NEW YORK (WOMENSENEWS)—Soon after having an honest conversation about sex with a male friend of hers last year, she started hearing him whispering “dirty slut” or “I know you want it” to her in math class.

This year another male friend repeatedly tried to touch her armpit hair and asked if her boyfriend licked it.

The 17-year-old New York City student said she felt very uncomfortable during these encounters but didn’t tell her teachers because she wasn’t sure if it was a big deal and she was worried that it would ruin her friendships. While she is a leader of her school’s “women’s empowerment” class, she asked not to be named to protect her online privacy.

Situations like this are what Know Your IX, based in Washington, D.C., and New York City, is trying to address by taking its advocacy and awareness campaign into high schools.

Launched in 2013 to publicize gender-based discrimination law on college campuses, the organization is now seeking to make sure teens know about the law, which in addition to protecting gender equity in team sports opportunities also guarantees them a learning environment safe from assault and harassment.

As instances of campus rape at high schools and in college dominate the headlines, the documentary “The Hunting Ground” and artists such as Lady Gaga and Kesha are hoping to de-stigmatize the issue.

But student advocates, not celebrities or media projects, are best positioned to address the issue, says Zoe Ridolfi-Starr, deputy director of the Know Your IX Campaign.

Teens are also among those most likely to be victimized. Data from the Department of Justice show that females ages 15 to 18 had a rate of rape and sexual assault more than double that of females of all other ages, from 2005-2014.

Coming Forward

The core of the KYIX campaign focuses on training victims of school-based sexual harassment to “use their own experiences to encourage other survivors to come forward,” says Ridolfi-Starr, who spoke in a recent phone interview.

To date, she says, the campaign has reached students in 200 U.S. schools.

KYIX holds a two-day course where selected student advocates are taught to understand and change policies surrounding issues of on campus rape and harassment. Over 120 student activists have been trained at these sessions as well at other workshops and online. The goal is for participants to go back to their high schools and spread the word and enact campus-wide policy changes.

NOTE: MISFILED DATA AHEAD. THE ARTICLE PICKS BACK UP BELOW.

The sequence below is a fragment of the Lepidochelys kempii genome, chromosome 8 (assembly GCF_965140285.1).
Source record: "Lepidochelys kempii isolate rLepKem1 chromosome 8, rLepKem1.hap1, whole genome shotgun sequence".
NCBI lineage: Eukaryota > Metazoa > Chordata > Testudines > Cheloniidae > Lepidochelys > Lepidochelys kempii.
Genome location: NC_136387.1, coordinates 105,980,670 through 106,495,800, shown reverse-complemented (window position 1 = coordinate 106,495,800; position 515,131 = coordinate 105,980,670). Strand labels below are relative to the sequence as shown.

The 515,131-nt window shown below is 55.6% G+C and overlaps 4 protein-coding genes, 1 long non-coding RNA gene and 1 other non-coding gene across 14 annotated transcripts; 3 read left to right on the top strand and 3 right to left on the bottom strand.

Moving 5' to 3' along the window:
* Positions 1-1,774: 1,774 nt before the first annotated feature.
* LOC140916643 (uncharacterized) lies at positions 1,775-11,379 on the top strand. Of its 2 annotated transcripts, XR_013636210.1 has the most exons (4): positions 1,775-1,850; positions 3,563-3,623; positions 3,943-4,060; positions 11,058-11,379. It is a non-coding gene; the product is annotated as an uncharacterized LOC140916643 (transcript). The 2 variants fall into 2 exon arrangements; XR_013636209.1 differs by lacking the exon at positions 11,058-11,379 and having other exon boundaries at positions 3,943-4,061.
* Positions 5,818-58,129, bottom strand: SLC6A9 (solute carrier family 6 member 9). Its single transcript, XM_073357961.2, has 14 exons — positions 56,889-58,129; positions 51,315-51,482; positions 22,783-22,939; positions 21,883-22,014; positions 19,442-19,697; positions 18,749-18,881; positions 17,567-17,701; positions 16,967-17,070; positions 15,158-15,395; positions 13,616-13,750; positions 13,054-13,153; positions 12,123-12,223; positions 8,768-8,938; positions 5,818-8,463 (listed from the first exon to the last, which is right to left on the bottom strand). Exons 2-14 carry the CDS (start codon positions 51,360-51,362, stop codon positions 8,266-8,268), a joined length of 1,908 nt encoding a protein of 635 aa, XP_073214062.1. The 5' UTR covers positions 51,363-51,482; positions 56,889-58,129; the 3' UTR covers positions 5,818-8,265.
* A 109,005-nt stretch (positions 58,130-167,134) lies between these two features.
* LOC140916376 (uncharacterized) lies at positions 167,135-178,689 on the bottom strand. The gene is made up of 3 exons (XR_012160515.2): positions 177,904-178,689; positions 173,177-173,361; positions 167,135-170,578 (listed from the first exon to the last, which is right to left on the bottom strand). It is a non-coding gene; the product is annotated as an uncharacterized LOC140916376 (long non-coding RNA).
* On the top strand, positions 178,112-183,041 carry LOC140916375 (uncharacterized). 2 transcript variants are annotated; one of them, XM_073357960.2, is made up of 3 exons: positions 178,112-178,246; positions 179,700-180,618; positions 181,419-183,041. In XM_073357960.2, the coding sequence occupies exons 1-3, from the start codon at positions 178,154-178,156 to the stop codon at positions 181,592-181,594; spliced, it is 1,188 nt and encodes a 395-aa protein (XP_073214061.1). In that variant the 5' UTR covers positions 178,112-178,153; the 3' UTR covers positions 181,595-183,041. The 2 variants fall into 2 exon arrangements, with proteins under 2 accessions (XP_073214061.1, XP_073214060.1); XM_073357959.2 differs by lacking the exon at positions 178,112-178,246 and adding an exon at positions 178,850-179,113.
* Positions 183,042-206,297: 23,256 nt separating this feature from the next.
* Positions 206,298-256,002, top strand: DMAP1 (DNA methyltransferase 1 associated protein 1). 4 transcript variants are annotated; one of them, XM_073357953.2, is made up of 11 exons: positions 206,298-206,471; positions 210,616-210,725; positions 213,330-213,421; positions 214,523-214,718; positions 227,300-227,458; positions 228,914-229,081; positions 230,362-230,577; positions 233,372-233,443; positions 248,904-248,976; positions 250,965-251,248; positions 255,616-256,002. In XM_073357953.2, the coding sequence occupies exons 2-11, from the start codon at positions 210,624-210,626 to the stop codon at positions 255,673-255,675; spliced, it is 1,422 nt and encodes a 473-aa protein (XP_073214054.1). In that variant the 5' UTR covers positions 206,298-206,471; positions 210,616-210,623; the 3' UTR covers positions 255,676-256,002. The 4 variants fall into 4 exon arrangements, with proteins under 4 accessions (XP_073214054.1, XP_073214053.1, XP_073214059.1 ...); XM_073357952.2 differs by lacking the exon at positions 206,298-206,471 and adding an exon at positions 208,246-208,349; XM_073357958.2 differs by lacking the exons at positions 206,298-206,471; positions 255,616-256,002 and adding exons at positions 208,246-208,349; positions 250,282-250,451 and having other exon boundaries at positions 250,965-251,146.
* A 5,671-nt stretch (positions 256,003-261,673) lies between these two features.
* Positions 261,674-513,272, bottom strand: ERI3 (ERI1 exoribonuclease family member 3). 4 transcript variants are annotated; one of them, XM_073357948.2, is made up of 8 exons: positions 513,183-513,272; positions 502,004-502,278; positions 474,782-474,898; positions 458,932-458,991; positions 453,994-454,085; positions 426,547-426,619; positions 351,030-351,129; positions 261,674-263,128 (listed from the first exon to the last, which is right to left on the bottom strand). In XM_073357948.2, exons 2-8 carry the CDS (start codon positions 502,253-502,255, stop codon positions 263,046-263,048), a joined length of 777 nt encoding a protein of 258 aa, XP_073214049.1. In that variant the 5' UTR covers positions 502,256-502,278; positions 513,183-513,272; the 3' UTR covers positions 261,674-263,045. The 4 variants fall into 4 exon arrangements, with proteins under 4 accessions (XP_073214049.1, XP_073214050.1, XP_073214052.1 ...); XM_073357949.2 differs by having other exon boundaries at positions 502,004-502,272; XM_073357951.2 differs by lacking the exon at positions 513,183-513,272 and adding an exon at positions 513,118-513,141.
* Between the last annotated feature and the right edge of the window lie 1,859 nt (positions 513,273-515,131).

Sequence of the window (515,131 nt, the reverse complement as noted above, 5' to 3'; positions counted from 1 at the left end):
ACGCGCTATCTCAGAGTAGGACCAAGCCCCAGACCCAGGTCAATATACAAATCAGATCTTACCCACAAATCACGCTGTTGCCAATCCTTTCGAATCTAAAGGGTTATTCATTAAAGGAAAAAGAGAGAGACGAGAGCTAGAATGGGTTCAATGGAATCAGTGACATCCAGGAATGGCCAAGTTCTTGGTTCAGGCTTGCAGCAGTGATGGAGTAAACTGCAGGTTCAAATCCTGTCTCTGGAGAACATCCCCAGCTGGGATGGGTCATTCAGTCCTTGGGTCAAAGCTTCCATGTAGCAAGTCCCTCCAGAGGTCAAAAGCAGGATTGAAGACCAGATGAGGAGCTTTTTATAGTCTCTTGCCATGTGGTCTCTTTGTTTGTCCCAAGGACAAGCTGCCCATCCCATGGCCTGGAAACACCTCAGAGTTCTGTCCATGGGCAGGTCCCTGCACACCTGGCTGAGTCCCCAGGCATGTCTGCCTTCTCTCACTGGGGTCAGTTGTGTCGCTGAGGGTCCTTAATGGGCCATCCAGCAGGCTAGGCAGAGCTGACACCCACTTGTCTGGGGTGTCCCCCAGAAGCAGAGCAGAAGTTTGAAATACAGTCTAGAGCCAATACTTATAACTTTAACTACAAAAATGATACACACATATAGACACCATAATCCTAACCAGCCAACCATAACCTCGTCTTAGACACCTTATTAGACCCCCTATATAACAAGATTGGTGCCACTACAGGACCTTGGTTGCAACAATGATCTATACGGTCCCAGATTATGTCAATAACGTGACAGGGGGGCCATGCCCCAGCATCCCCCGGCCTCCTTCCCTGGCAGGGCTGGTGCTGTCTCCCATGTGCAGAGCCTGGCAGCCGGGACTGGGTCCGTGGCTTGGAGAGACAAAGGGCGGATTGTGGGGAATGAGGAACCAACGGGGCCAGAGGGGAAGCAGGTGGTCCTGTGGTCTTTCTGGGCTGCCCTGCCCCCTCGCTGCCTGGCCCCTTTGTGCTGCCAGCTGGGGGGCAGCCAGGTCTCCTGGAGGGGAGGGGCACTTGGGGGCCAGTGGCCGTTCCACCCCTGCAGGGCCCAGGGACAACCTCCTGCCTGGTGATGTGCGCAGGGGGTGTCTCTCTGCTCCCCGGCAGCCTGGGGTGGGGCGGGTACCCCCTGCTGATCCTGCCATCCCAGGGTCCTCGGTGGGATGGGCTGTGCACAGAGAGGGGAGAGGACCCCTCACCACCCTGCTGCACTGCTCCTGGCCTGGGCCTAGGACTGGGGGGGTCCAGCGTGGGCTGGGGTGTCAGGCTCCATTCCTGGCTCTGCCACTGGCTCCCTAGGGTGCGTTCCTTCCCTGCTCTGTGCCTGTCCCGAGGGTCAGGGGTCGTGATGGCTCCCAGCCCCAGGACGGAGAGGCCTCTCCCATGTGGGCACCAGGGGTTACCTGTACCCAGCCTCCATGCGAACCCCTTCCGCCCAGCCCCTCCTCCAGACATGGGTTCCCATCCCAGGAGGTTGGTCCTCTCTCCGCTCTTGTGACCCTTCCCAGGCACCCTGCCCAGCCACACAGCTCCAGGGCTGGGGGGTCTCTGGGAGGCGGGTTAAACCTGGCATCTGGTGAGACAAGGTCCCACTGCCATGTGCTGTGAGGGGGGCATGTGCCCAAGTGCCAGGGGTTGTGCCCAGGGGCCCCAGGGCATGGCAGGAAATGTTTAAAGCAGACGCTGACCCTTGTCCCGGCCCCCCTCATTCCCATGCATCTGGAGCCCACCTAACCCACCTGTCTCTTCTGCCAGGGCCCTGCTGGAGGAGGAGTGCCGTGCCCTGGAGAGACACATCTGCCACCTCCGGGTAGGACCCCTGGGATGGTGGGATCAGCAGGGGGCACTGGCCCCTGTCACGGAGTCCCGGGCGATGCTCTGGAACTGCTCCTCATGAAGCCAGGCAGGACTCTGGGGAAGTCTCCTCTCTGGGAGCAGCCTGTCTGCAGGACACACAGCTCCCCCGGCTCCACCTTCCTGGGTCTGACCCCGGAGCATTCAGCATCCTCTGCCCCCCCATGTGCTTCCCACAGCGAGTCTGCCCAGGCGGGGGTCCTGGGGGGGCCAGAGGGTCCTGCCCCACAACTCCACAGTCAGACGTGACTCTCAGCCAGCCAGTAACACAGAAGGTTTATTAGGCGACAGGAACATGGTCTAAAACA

At Cambridge Rindge and Latin School in Massachusetts, students held a walk out last month to protest what they saw as a widespread culture of sexual harassment and assault created by students and teachers.

Protest leaders received support from the nonprofit advocacy organization End Rape on Campus. This is the kind of action that KYIX supports and encourages, though they weren’t involved with the Cambridge protest.

Last April Kimberly De La Cruz’s male friend grabbed her breasts in science class but she didn’t tell any authority figures. “I hate being the center of attention and I just didn’t want to start any trouble,” she said in an email interview.

De La Cruz no longer speaks to the boy. But had she known his behavior could have been considered as creating a “hostile school environment” under Title IX, she said she would have emailed a teacher or a guidance counselor. “I wouldn’t want to physically talk to someone, the pity would kill me,” she said.

Lack of Notifications

Under federal law, schools are required to ensure that victims of gender-based discrimination can “continue to learn,” says Ridolfi-Starr. A student’s attacker or abuser must be removed from class so that the victim no longer feels threatened.

However, school officials need to be notified when a violation occurs and in many cases they are not.

“I’ve fortunately never received a Title IX complaint like that, but I would have to follow the code of the Department of Education,” says Dimitri Saliani, principal of Eleanor Roosevelt High School, in New York City.

He is referring to the Department of Education’s discipline code, which recommends in-school counseling and punishes a student with suspension.

Saliani was surprised to hear from a reporter who attends his school that there were instances of sexual harassment in his classrooms. He said “assault on a college campus is different than in a high school because of the reality of residential living on a college campus rather than that of a high school and the obvious different living environment that exists on a college campus.”

Eleanor Roosevelt High School offers an advisory lesson to make students more aware of their rights and to understand healthy teen relationships, says Alison Cohen, a school guidance counselor.  This lesson is mandated by the New York City Department of Education for all high school students.

But students like Cara Levine, a leader of the school’s gender sexuality alliance, stress the need for the same student advocacy that KYIX promotes.

Madison Hernandez, 16, a student in New York City, describes a stigma of “fear and shame” around discussions of sexual assault and harassment and says it’s important that more people know about these attacks.

When asked if she would approach the school administration if she were assaulted, she said at this point she would not. “It’s a lot” she said, “and I just don’t think I could go through that.”